Union Negotiates Raise for UC Lecturers

The University Council of the American Federation of Teachers and the UC campuses reached a tentative agreement on Feb. 6 that, once ratified, will provide annual salary increases, among other benefits, to more than 3,000 UC lecturers.

The four-year agreement includes a 6.2 percent increase in salary over the next six months and 2.5 percent increases in July of 2017 and 2018, while providing new protections for lecturers during their first six years and faculty who are teaching online courses. The arrangement also introduces improved retirement benefits for those who work less than 50 percent of the time, a new mentoring process and clearer guidelines for getting and keeping their appointments.

UC-AFT Chief Negotiator Benjamin Harder told the UCSD Guardian that UC-AFT and the UC campuses, after bargaining for nearly a year, were able to acquire additional pensions for those restricted from social security.

“We have been bargaining since March of 2015 and hoped to ensure that all lecturers at [the University of California] would participate in retirement programs that include money from the employer,” Harder said. “As it is, lecturers who work less than half-time are not even eligible to have their wages count for social security and we were able to settle for special payments to some lecturers who are barred from social security.”

It is only after a lecturer’s sixth year of appointment that they receive an excellence review to determine continued employment. However, the L.A. Times reported that UCLA and UCSD have a higher turnover of lecturers compared to the other campuses. President of the UC-AFT Robert Samuels thinks that this is because the campuses do not want to hire lecturers for an extended period of time.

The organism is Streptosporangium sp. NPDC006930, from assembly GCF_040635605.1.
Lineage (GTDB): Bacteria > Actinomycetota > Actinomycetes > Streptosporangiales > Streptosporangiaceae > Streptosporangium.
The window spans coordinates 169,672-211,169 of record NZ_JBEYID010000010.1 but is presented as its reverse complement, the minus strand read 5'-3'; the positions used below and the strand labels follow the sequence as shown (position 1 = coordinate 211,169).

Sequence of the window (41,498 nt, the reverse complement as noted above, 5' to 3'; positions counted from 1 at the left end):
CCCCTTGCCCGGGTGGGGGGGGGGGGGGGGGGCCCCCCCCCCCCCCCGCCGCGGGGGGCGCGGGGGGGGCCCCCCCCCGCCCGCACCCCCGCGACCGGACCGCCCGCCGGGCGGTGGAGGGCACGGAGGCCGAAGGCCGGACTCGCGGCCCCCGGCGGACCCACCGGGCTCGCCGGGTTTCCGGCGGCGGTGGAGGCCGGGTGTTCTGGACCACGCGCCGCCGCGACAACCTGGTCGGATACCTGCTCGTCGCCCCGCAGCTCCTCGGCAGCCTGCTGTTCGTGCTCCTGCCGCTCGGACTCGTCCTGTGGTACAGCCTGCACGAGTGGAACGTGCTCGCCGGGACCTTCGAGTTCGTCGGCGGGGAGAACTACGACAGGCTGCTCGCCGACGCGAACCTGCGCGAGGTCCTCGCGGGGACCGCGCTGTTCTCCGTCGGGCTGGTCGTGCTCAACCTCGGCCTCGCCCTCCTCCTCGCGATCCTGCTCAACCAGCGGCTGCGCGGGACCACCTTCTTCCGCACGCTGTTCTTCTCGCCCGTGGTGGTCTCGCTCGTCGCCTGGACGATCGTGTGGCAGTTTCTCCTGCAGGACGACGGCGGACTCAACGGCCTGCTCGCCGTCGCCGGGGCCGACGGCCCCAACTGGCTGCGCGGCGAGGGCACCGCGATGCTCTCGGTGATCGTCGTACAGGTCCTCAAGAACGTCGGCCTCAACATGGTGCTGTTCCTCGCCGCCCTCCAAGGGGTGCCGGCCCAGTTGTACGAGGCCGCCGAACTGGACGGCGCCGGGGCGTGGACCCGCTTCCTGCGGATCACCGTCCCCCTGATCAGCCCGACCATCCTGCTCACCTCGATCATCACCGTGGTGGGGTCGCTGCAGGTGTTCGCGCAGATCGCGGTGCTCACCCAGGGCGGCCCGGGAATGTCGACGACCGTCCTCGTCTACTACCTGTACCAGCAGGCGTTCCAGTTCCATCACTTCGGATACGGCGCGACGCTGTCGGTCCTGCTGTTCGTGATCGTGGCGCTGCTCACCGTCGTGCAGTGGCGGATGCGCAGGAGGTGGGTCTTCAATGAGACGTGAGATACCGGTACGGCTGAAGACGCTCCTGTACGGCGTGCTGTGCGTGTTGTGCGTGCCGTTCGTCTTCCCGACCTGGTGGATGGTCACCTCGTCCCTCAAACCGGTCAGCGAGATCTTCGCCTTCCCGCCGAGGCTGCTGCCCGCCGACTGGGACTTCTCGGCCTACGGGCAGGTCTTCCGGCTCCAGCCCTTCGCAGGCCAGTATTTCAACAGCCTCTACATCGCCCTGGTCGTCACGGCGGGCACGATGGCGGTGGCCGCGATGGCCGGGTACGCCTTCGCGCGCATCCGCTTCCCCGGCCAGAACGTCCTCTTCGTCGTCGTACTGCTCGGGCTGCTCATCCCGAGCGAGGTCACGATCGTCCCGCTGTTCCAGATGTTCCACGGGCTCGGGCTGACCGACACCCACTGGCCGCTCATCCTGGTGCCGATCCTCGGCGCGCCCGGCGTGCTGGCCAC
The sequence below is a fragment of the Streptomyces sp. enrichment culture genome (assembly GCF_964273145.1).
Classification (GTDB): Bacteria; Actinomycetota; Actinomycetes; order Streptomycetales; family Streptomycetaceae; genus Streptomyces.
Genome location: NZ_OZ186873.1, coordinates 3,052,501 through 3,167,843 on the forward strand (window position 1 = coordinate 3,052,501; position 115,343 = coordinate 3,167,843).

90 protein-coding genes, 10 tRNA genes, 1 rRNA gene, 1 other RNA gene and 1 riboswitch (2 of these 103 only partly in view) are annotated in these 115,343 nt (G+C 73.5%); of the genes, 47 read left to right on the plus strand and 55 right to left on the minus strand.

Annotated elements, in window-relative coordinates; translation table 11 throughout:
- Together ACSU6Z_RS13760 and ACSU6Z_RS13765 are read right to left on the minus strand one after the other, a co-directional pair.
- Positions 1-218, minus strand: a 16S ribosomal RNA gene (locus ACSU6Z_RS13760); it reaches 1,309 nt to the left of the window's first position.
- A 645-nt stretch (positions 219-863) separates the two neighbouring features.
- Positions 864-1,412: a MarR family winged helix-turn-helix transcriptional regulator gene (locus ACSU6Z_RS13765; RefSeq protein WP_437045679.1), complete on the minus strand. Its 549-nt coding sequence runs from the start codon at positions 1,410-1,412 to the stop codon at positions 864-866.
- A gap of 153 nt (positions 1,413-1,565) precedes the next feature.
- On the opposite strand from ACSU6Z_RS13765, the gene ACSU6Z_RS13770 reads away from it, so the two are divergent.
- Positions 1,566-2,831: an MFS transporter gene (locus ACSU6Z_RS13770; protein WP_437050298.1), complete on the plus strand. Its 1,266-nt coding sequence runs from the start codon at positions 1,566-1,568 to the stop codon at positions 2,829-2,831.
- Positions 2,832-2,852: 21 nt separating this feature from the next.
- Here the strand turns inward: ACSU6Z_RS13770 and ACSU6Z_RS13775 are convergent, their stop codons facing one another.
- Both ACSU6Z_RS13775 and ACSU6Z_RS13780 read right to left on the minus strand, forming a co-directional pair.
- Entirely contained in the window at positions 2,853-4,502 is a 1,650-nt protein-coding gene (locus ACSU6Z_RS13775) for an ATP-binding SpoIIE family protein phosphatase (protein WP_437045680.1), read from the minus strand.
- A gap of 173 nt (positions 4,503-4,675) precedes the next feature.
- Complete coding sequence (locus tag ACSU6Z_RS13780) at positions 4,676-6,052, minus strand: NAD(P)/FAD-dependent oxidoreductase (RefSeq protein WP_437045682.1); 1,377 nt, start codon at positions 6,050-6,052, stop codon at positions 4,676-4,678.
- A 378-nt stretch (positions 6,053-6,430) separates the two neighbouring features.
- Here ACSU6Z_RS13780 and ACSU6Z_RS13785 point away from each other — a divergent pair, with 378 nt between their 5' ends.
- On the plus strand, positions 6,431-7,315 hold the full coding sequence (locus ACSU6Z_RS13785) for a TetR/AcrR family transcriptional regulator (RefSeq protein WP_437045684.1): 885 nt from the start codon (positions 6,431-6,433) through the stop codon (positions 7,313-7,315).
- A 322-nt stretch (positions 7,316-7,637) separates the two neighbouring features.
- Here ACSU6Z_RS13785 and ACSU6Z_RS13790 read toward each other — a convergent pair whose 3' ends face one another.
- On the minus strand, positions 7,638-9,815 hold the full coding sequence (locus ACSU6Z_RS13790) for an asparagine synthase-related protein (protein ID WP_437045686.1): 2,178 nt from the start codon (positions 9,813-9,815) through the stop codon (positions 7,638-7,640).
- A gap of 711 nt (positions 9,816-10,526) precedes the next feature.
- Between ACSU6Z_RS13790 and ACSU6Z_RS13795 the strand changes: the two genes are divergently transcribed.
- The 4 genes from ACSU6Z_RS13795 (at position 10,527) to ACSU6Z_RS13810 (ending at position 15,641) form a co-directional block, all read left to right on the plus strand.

“UCSD has employed many lecturers, but very few get to their sixth year where they gain job security,” Samuels told the Guardian. “We believe UCSD does not want to give many lecturers continuing appointments so they only keep them for a few years. Some departments also do not want to spend the time reviewing lecturers, so they never review them.”

Harder postulates that the higher turnover may be because hiring untenured lecturers is more economical and that both UC-AFT and UCOP are investigating this issue.

“Some administrators may prefer to appoint less experienced short-time teachers, who have little connection to the campus, because such instructors are less expensive,” Harder said. “We aren’t sure what is going on, but along with the campus and [UCOP], we are forming a working group to take a look at UCSD’s hiring practices.”

Along with the investigative group, the contract included a clause requiring a mentoring meeting for lecturers during their third year of appointment that determines a lecturer’s competence. UC-AFT San Diego President Stephen Potts believes that this would force the university to assess a faculty member’s skill prior to dismissing them.

“People have been getting up to the fourth and fifth year and suddenly told they’re not going to be rehired with no reasons given,” Potts said. “The mentoring is something that was actually a compromise, put there in place of a third-year review, and it forces the department to have some sort of record of the lecturers’ abilities before they get to that fourth or fifth year where many of them are let go.”

Potts explained that the contract will be beneficial for both the university and the lecturers.

“There are advantages for both sides in having a labor contract,” Potts said. “From the university’s standpoint, it’s good to have labor peace and a dependable workforce, and the lecturers get some sort of stability.”

Potts added that the contract will not be debated upon until the agreement expires and that the UC-AFT will continue supporting the workers that they represent.

“In the end, the UC-AFT didn’t get everything it wanted and I’m sure the university was forced to accept things they would rather not have accepted,” Potts said. “Fortunately for both sides, the contract isn’t going to be negotiated again in another three or four years, which is generally when bargaining takes place.”